Aiken Standard (Newspaper) - February 9, 1989, Aiken, South Carolina Inside Page 2A WESTINGHOUSE & BECHTEL Special Section On Westinghouse A Quick Read Charles Manson Denied Parole SAN QUENTIN, Calif. (AP) - It is highly unlikely Charles Manson will ever be freed, the chairman of the state parole board said after the panel refused to release the notorious mass murderer for a seventh time. —  ...“He’s    still    at war with society and definitely a danger... but anything is possible,” Albert Leddy, chairman of the three-member Pi    ^oarfi of Prison Si % Wd    erms,    told    I    < porters after announcing Wednes-MANSON    day that Manson will remain at San Quentin Prison at least three more years. Manson, leader of a cult-like “family” that in 1969 went on a grisly month-long murder spree, killing actress Sharon Tate and eight other people, was denied parole by a unanimous vote. Manson declined to attend the hearing after complaining about being held in handcuffs and a waist chain that was too long. The panel offered to let him come in without chains, pending approval by the warden, but he declined, said spokesman Vernell Crittendon. Freshman Applications Down At Top Colleges NEW YORK (AP) — Freshman applications are down at top colleges around the country for the first time in years, the likely outcome of a dwindling number of high school graduates and ever-higher tuitions, admissions officers say. The decline in graduating high school students is considered the prime culprit, according to more than a dozen admissions officers interviewed since Feb. I, the deadline for fall freshman applications at many of the nation’s most competitive schools. “Since this is happening to everyone, the best guess is that ifs demographics,” said Michael C. Behnke, admissions director of the Massachusetts Institute of Technology, where applications are down IO percent from a year ago. Weather Cold Tonight Fair skies and very cold weather are forecast tonight. Mostly sunny skies are forecast Friday with a high in the upper 40s. Please see details on Page 6A.Deaths David Busbee, Perry rhomas A. Curtis, Langley James E. DuBois, Aiken _ee R. Hallman, Summerville Bhedrick Perry, New Ellenton Evelyn S. Sauls, Ridgeland Donald Walker, New York 3lease see details on Page 5A.Inside Today Bridge ......     7B Calendar.............„*............  9B Classifieds ........ 5B Comics ......      10A Crossword  .....       8B Cryptoquote....................   6B Dear Abby.,....,...;,...,....*.......... TOA Local Front i  .....  1B Obituaries........... 5A Opinions.,...4A Sports.   7A Television.......................................10A Weather....  ...................    6A Thursday, February 9, 1989 25C Aiken, South Carolina Vol. 122 No. 35 GAO: DOE Plan Shorts Cleanup NEW SUBSTATION: The city of North Augusta recently moved into its new substation located off Five Notch Road and Frontage Road near 1-20. With the addition, Staff Photo by Phil Jones the city will be able to provide improved fire and police protection to residents in one of the fastest growing areas of the city. Please see story on Page 1B. Du Pont Sought Extra Funding From Staff and Wire Reports WASHINGTON - The Energy Department’s $81 billion plan to modernize and clean up the Savannah River Plant and other nuclear weapons facilities over 20 years would save the nation’s production of war devices but fail to remove all environmental hazards, the head of the General Accounting Office says. “Modernization activities would essentially be completed by 2010, and the nation would have a revitalized weapons complex,” Comptroller General Charles A. Bowsher told a congressional hearing Wednesday. “However, problems in the environmental area would still be with us.” Ernest F. Ruppe, a vice president with the Du Pont Co., plant contractor, testified that his company had called for extra government funding to restore facilities at Savannah River in the mid-1970s. But company officials surmise that they didn’t get as much as they asked for, because weapons production had a lower priority at that time, said W.R. Stevens, technical manager with Du Pont’s atomic energy division. “That was our interpretation,” Stevens said in a telephone interview with the Aiken Standard from Du Pont headquarters in Wilmington, Del. “Just to say that we skimped wouldn’t be fair” to the Department of Energy to Du Pont, he said. (See GAO, Page UA) Bush WM Unveil His Budget Plan In Speech By The Associated Press WASHINGTON - President Bush tonight unveils a budget plan keyed to his campaign promises of “kinder and gentler” programs without new taxes, but it leaves difficult decisions on reducing the federal deficit for later. The president, in a 9 p.m. EST speech before a joint meeting of Congress, will call for a nation more competitive abroad and more compassionate at home. To those ends, he will propose more federal spending in fiscal 1990 for clean air and clean coal technology, for science and space, for AIDS research and aid to the homeless, education and child care, according to administration and congressional sources. Bush claims that those costs will be offset by about $4 billion in new revenue from a controversial cut in the capital gains tax — another campaign promise — and $2 billion by holding the expansion of the military budget to the rate of inflation. “You will have a very detailed and precise descriptions of the priorities of the Bush administration,” said Marlin Fitz-water, the White House press secretary. Left deliberately unclear, however, will be how much Bush embraces the many budget cuts he left unchanged from the first-draft spending plan former President Reagan submitted last month. Bush will distance himself from any of the individual, unpopular cuts by inviting Congress to help set each program level in accordance with his “flexible freeze” plan to limit overall spending in general categories. Reagan suggested terminating dozens of domestic programs and cutting back many others in order to reduce the deficit below the $100 billion maximum allowed by the Gramm-Rudman law. Bush’s calculations include the total savings from those Reagan cuts in contending that he, too, is meeting the deficit Bush's Speech On TV NEW YORK (AP) - Television networks will pre-empt prime-time programming tonight for live coverage of President Bush’s address to a joint session of Congress. The president is scheduled to speak at 9 p.m. EST. ABC, CBS, NBC and CNN said they also will carry the Democratic response which will follow the president’s address. target. He may claim a deficit as low as $90 billion by including sales of government assets that do not count toward the Gramm-Rudman goal, said one source who spoke on the condition of anonymity. GOP lawmakers briefed Wednesday by Bush’s budget director, Richard Dar-man, said the Bush plan proposes lump ing programs together in “boxes,” within which some would have to be cut in order to expand others. Democrats didn’t wait for Bush’s speech to begin criticizing his plan to cut the capital gains tax, saying it is a tax break for the rich and will increase the deficit, not reduce it as the president claims. “At a time when virtually every segment of our country is being asked to sustain a sacrifice of one form or another ... it is simply unacceptable to be considering tax breaks for the very wealthiest segment,” said Sen. Jim Sasser, D-Tenn., chairman of the Senate Budget Committee. Many private economists dispute Bush’s claim that the rate cut will increase government revenues by spurring business investment and activity. Nonetheless, the Bush budget will claim about $4 billion in new revenue from the plan, which would be implemented gradually. Need For Federal Permit Could Halt Development By JAMES PATRICK Staff Writer Plans for developing an eight-acre wetlands at the Woodward Tract could be put on hold for several months or denied, depending on decisions currently under deliberation by federal authorities, sources said Wednesday. Should a federal permit be required for developing the wetlands, those plans could be delayed two to four months or denied, according to officials with the U.S. Army Corps of Engineers and the Environmental Protection Agency. The government would have no jurisdiction over other development plans for the tract, officials said. Blanchard and Calhoun Commercial Corp., in partnership with the Keenan Company, plans to develop the 59-acre tract, including an urban Carolina Bay, which is classified as a wetlands area and is subject to federal jurisdiction. A Carolina Bay is an oval-shaped depression which typically holds water only part of the year, as many wetlands do. The areas serve as home to a variety of plantlife, some of which are typically threatened or endangered, and as breeding grounds for amphibians. The origination of the unusual wetlands, which occur (See NEED, Page 11A) Bush To Address S.C. Legislators By The Associated Press COLUMBIA — President George Bush will visit with his Southern campaign manager, Gov. Carroll Campbell, and address a joint session of the South Carolina General Assembly Wednesday, officials say. Warren Tompkins and Bob McAlister, top aides to the governor, have given Bush’s advance team and Secret Service agents a tour of the Statehouse, but McAlister said details of the president’s visit would have to come from the White House. A White House spokesman confirmed the visit and said details would be announced later.Thurmond Undaunted By Defeats By KATHY KADANE States News Service WASHINGTON - Since 1981, Sen. Strom Thurmond, R-S.C., has tried — so far, without success — to persuade his colleagues to support resolutions calling for three constitutional amendments. One would require Congress to balance the federal budget. A second would give the president the right to exercise a “line-item veto,” the power to knock out individual programs from the budget without having to reject an entire appropriations bill. The third would overturn a 1962 Supreme Court ruling prohibiting prayer in public schools. Either of the first two amendments, if adopted", would tend to increase the president’s control over the federal budget, congressional aides say — a change Sen. Thurmond has said he would welcome. File Photo SEN. THURMOND: South Carolina’s senior senator will reintroduce three proposals this year that have failed in the past. “The Congress has not shown the fortitude to stop spending more than they take in,” Sen. Thurmond said. “The only way I know to make them do it is to pass a budget-balancing constitutional amendment to mandate it.” In addition, if the president had use of the line-item veto, Sen. Thurmond (See THURMOND, Page 11A) ;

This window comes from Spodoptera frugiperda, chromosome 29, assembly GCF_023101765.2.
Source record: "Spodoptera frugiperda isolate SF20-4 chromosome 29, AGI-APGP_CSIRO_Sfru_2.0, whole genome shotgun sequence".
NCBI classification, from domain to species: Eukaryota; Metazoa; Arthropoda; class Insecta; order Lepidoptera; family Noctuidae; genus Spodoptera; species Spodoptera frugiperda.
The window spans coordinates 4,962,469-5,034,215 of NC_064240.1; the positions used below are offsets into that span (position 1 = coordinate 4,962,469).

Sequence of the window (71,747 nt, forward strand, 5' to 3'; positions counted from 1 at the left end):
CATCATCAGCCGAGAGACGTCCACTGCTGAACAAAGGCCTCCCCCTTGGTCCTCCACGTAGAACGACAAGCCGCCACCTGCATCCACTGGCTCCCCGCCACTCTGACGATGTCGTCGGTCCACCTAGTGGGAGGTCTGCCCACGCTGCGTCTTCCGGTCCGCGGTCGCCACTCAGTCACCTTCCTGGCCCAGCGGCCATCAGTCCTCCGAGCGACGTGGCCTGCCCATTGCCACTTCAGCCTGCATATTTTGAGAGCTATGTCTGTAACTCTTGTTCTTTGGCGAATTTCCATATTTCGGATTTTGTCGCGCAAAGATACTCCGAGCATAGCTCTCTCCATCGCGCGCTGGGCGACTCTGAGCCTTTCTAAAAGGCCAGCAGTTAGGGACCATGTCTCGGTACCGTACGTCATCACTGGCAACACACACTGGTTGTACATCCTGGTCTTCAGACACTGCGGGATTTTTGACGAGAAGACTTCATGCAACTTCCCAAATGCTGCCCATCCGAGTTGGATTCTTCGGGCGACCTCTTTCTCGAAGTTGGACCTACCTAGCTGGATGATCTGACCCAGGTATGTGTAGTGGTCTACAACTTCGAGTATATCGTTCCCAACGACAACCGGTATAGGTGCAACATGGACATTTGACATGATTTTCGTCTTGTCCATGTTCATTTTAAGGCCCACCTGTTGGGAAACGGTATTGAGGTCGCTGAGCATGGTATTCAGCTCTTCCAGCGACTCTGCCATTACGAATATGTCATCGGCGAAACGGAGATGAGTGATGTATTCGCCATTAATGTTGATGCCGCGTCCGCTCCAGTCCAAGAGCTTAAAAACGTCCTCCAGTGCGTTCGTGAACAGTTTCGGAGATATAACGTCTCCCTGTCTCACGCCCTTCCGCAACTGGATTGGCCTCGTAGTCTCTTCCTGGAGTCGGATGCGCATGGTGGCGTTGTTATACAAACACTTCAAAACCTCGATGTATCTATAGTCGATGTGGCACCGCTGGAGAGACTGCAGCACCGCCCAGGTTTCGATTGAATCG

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Publication: Aiken Standard

Location: Aiken, South Carolina

Issue Date: February 9, 1989